Sight-reading versus repertoire performance on the piano: A case study using high-speed motion analysis

Brenda Wristen, Sharon Evans, Nicholas Stergiou

Research output: Contribution to journalArticle

3 Citations (Scopus)

Abstract

This study was intended to examine whether differences exist in the motions employed by pianists when they are sight-reading versus performing repertoire and to determine whether these differences can be quantified using high-speed motion capture technology. A secondary question of interest was whether or not an improvement in the efficiency of motion could be observed between two sight-reading trials of the same musical excerpt. This case study employed one subject and a six-camera digital infrared camera system to capture the motion of the pianist playing two trials of a repertoire piece and two trials of a sight-reading excerpt. Angular displacements and velocities were calculated for bilateral shoulder, elbow, wrist, and index finger joints. The findings demonstrate the usefulness of high-speed motion capture technology for analyzing motions of pianists during performance, showing that the subject's motions were less efficient in sight-reading tasks than is repertoire tasks.

Original languageEnglish (US)
Pages (from-to)10-16
Number of pages7
JournalMedical Problems of Performing Artists
Volume21
Issue number1
StatePublished - Mar 1 2006

Fingerprint

Reading
Finger Joint
Technology
Elbow
Repertoire
High Speed
Wrist
Pianists
Motion Capture

ASJC Scopus subject areas

  • History and Philosophy of Science

Cite this

Sight-reading versus repertoire performance on the piano : A case study using high-speed motion analysis. / Wristen, Brenda; Evans, Sharon; Stergiou, Nicholas.

In: Medical Problems of Performing Artists, Vol. 21, No. 1, 01.03.2006, p. 10-16.

Research output: Contribution to journalArticle

@article{7833abf59c44441db7aeb802c6e67aad,
title = "Sight-reading versus repertoire performance on the piano: A case study using high-speed motion analysis",
abstract = "This study was intended to examine whether differences exist in the motions employed by pianists when they are sight-reading versus performing repertoire and to determine whether these differences can be quantified using high-speed motion capture technology. A secondary question of interest was whether or not an improvement in the efficiency of motion could be observed between two sight-reading trials of the same musical excerpt. This case study employed one subject and a six-camera digital infrared camera system to capture the motion of the pianist playing two trials of a repertoire piece and two trials of a sight-reading excerpt. Angular displacements and velocities were calculated for bilateral shoulder, elbow, wrist, and index finger joints. The findings demonstrate the usefulness of high-speed motion capture technology for analyzing motions of pianists during performance, showing that the subject's motions were less efficient in sight-reading tasks than is repertoire tasks.",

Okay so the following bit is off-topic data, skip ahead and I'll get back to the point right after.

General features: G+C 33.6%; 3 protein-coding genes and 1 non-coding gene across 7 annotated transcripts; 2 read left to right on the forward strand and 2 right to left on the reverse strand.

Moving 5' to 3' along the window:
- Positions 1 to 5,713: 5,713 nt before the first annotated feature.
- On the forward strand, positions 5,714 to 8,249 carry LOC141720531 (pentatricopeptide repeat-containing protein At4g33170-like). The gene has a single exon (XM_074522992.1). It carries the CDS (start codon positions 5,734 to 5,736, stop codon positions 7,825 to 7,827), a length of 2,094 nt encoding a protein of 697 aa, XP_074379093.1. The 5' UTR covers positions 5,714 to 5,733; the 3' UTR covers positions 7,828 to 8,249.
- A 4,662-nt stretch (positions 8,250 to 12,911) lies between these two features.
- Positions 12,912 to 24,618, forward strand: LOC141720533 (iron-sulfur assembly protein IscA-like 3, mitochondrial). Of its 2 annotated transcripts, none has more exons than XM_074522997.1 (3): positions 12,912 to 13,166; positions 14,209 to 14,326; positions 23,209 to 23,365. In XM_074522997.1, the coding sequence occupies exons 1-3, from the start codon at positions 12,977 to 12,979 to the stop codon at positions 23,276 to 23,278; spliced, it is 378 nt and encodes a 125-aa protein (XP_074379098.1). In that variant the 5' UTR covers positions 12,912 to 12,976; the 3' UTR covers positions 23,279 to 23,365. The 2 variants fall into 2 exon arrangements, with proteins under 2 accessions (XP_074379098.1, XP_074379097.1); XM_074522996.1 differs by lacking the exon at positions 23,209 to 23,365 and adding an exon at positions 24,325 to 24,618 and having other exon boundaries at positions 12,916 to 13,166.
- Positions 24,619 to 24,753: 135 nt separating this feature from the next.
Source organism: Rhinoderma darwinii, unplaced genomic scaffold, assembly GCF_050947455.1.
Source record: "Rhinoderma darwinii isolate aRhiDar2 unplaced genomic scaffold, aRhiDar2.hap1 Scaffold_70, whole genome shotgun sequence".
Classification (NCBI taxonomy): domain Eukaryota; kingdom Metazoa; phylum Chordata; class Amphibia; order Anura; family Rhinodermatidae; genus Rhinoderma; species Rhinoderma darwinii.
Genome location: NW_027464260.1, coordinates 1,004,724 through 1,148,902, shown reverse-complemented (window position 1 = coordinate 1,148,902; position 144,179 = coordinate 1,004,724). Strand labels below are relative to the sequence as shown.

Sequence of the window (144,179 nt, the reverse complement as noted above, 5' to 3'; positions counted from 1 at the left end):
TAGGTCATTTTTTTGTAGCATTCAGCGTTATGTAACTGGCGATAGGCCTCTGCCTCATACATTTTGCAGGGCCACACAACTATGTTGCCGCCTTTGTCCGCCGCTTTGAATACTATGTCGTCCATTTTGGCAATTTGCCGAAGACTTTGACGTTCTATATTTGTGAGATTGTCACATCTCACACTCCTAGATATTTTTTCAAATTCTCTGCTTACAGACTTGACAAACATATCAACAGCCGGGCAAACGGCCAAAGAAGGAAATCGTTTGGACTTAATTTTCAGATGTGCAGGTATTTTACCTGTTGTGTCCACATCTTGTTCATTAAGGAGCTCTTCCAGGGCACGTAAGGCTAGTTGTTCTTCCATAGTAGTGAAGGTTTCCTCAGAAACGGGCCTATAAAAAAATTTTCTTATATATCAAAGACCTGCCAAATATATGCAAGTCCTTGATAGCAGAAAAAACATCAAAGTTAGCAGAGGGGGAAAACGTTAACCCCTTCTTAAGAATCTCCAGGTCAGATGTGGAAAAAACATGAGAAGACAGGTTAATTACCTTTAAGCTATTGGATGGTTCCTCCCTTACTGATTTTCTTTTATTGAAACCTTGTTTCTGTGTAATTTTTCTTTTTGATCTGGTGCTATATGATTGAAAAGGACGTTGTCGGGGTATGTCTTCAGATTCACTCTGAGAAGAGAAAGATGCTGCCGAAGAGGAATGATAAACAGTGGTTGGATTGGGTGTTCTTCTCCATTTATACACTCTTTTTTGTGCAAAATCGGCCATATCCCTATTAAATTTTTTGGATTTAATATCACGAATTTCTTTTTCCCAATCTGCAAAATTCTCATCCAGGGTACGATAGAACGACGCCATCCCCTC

author = "Brenda Wristen and Sharon Evans and Nicholas Stergiou",
year = "2006",
month = "3",
day = "1",
language = "English (US)",
volume = "21",
pages = "10--16",
journal = "Medical Problems of Performing Artists",
issn = "0885-1158",
publisher = "Science and Medicine Inc.",
number = "1",

}

TY - JOUR

T1 - Sight-reading versus repertoire performance on the piano

T2 - A case study using high-speed motion analysis

AU - Wristen, Brenda

AU - Evans, Sharon

AU - Stergiou, Nicholas

PY - 2006/3/1

Y1 - 2006/3/1

N2 - This study was intended to examine whether differences exist in the motions employed by pianists when they are sight-reading versus performing repertoire and to determine whether these differences can be quantified using high-speed motion capture technology. A secondary question of interest was whether or not an improvement in the efficiency of motion could be observed between two sight-reading trials of the same musical excerpt. This case study employed one subject and a six-camera digital infrared camera system to capture the motion of the pianist playing two trials of a repertoire piece and two trials of a sight-reading excerpt. Angular displacements and velocities were calculated for bilateral shoulder, elbow, wrist, and index finger joints. The findings demonstrate the usefulness of high-speed motion capture technology for analyzing motions of pianists during performance, showing that the subject's motions were less efficient in sight-reading tasks than is repertoire tasks.

AB - This study was intended to examine whether differences exist in the motions employed by pianists when they are sight-reading versus performing repertoire and to determine whether these differences can be quantified using high-speed motion capture technology. A secondary question of interest was whether or not an improvement in the efficiency of motion could be observed between two sight-reading trials of the same musical excerpt. This case study employed one subject and a six-camera digital infrared camera system to capture the motion of the pianist playing two trials of a repertoire piece and two trials of a sight-reading excerpt. Angular displacements and velocities were calculated for bilateral shoulder, elbow, wrist, and index finger joints. The findings demonstrate the usefulness of high-speed motion capture technology for analyzing motions of pianists during performance, showing that the subject's motions were less efficient in sight-reading tasks than is repertoire tasks.

UR - http://www.scopus.com/inward/record.url?scp=33645067901&partnerID=8YFLogxK

UR - http://www.scopus.com/inward/citedby.url?scp=33645067901&partnerID=8YFLogxK

M3 - Article

AN - SCOPUS:33645067901

VL - 21

SP - 10

EP - 16

JO - Medical Problems of Performing Artists

JF - Medical Problems of Performing Artists

SN - 0885-1158

IS - 1

ER -